I work in a first-order language containing only a unary function symbol $f$, a unary predicate symbol $P$ and a constant symbol $c$. Consider the formula:
$$\psi :((P(c) \land \forall x_0(P(x_0) \to P(f(x_0)))) \to \forall x_0 P(x_0))$$
I'd like to caracterise the structures $< A;f;c >$ where $A$ is infinite and such that for every unary relation $P$ on $A$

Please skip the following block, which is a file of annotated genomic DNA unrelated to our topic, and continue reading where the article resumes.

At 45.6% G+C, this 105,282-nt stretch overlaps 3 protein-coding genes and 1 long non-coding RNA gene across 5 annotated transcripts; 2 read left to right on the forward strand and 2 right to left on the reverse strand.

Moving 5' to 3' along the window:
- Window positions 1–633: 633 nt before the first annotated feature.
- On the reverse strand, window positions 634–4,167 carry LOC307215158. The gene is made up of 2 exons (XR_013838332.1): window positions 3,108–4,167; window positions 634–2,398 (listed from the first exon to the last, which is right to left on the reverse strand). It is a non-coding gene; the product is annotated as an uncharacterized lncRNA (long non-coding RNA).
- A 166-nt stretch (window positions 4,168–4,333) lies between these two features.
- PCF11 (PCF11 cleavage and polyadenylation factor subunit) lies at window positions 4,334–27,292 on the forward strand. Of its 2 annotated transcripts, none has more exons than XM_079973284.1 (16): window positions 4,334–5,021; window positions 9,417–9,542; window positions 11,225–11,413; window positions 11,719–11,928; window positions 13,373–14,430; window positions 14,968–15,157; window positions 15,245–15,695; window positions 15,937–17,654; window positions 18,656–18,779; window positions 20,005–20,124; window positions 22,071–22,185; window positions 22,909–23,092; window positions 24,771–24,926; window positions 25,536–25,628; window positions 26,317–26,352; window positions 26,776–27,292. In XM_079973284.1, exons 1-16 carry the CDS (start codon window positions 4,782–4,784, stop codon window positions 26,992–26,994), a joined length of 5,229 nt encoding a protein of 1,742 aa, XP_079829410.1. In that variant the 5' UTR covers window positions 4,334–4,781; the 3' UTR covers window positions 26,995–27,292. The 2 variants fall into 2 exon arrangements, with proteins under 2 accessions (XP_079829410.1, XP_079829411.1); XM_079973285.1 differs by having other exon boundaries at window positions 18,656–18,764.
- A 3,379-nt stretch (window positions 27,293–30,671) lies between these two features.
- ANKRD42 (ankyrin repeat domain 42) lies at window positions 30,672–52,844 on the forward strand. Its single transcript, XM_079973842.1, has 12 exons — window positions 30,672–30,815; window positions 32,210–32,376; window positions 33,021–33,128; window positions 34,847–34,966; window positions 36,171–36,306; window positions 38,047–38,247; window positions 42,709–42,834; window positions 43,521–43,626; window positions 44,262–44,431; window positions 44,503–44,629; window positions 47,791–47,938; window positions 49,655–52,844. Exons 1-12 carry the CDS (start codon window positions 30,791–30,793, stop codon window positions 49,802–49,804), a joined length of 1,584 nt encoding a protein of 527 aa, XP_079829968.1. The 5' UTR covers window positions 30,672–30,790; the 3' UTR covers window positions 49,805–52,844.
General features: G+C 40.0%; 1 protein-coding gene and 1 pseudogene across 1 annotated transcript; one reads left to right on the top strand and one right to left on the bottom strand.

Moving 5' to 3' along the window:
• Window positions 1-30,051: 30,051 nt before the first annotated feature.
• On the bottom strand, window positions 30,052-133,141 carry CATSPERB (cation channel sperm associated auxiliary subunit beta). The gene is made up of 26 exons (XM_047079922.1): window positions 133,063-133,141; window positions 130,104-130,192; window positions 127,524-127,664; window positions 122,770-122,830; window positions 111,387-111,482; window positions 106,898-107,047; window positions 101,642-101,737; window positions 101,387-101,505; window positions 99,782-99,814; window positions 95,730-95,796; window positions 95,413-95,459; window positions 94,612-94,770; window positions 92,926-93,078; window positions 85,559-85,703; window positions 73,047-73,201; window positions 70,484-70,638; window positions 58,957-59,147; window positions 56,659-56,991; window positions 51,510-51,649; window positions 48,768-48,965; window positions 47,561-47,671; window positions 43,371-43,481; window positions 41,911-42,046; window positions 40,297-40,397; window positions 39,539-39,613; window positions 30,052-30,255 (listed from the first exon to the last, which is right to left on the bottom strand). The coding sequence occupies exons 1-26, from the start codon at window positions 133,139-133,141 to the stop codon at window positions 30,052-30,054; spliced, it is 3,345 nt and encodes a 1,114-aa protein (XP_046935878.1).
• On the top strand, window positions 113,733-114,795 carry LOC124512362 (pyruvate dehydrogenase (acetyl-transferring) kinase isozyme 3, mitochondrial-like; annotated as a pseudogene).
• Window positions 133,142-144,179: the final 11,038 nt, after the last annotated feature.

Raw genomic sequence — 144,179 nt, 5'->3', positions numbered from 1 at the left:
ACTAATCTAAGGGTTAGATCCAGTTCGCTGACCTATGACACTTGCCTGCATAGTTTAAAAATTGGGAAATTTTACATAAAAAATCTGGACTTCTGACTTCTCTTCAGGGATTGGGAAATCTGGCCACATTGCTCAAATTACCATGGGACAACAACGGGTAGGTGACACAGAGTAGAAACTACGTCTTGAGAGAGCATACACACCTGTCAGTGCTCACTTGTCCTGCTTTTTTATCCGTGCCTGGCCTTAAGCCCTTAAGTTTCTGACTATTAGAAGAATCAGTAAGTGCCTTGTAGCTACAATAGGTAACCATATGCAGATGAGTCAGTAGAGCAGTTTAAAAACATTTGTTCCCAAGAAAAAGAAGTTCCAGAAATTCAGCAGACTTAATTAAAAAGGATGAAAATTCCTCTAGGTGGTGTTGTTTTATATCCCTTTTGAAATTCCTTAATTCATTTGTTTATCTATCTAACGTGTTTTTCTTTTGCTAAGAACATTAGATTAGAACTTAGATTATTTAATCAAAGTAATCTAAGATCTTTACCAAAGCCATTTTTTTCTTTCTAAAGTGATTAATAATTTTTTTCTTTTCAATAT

$$<A;f;c;P> \vDash \psi$$
I'm confused here, letting $\phi$ be $(P(c) \land \forall x_0(P(x_0) \to P(f(x_0))))$ and $\alpha$ be $\forall x_0 P(x_0)$, we want to make sure that for no $P$ on $A$ we'll have $\phi$ true and $\alpha$ false. When $P(c)$ is false, we're all good but we cannot choose $c$ such that $P(c)$ is false for all $P$. I'm not sure where the infinite size of $A$ has any impact on this... Could you hint me? Am I misunderstanding everything?